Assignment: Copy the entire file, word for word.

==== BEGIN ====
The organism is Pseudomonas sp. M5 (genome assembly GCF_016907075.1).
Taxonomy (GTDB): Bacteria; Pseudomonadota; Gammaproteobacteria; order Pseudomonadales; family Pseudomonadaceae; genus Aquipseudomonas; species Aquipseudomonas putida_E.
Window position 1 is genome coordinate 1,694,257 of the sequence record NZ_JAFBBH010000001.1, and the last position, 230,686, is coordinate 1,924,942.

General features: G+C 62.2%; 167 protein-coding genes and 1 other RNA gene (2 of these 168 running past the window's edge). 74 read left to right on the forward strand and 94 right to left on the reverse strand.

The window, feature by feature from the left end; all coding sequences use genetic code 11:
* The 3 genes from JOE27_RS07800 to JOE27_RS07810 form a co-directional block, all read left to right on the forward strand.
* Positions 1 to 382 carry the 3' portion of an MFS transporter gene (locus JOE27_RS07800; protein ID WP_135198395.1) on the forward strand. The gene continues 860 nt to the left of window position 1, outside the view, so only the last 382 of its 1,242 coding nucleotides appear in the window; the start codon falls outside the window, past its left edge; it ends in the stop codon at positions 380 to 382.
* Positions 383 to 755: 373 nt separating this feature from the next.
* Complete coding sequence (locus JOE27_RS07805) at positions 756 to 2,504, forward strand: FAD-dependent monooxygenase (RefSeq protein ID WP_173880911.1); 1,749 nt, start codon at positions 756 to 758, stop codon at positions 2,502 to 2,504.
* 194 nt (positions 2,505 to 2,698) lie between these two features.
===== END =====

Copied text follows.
The organism is Pseudomonas sp. M5 (genome assembly GCF_016907075.1).
Taxonomy (GTDB): Bacteria; Pseudomonadota; Gammaproteobacteria; order Pseudomonadales; family Pseudomonadaceae; genus Aquipseudomonas; species Aquipseudomonas putida_E.
Window position 1 is genome coordinate 1,694,257 of the sequence record NZ_JAFBBH010000001.1, and the last position, 230,686, is coordinate 1,924,942.

General features: G+C 62.2%; 167 protein-coding genes and 1 other RNA gene (2 of these 168 running past the window's edge). 74 read left to right on the forward strand and 94 right to left on the reverse strand.

The window, feature by feature from the left end; all coding sequences use genetic code 11:
* The 3 genes from JOE27_RS07800 to JOE27_RS07810 form a co-directional block, all read left to right on the forward strand.
* Positions 1 to 382 carry the 3' portion of an MFS transporter gene (locus JOE27_RS07800; protein ID WP_135198395.1) on the forward strand. The gene continues 860 nt to the left of window position 1, outside the view, so only the last 382 of its 1,242 coding nucleotides appear in the window; the start codon falls outside the window, past its left edge; it ends in the stop codon at positions 380 to 382.
* Positions 383 to 755: 373 nt separating this feature from the next.
* Complete coding sequence (locus JOE27_RS07805) at positions 756 to 2,504, forward strand: FAD-dependent monooxygenase (RefSeq protein ID WP_173880911.1); 1,749 nt, start codon at positions 756 to 758, stop codon at positions 2,502 to 2,504.
* 194 nt (positions 2,505 to 2,698) lie between these two features.